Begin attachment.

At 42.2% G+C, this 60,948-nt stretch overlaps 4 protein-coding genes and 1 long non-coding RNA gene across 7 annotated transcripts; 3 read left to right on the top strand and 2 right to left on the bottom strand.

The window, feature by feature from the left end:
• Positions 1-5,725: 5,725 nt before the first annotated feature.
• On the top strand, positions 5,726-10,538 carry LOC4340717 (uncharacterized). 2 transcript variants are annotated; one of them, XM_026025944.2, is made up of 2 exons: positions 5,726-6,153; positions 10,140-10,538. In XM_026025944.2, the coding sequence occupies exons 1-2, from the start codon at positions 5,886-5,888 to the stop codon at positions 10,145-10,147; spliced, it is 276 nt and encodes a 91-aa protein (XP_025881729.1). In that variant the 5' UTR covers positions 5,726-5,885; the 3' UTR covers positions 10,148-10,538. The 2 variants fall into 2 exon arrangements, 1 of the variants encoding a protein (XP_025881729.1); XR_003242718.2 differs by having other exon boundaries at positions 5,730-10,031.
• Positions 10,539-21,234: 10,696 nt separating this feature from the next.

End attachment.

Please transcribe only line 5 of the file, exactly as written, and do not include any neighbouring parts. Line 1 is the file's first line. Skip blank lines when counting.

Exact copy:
• Positions 10,539-21,234: 10,696 nt separating this feature from the next.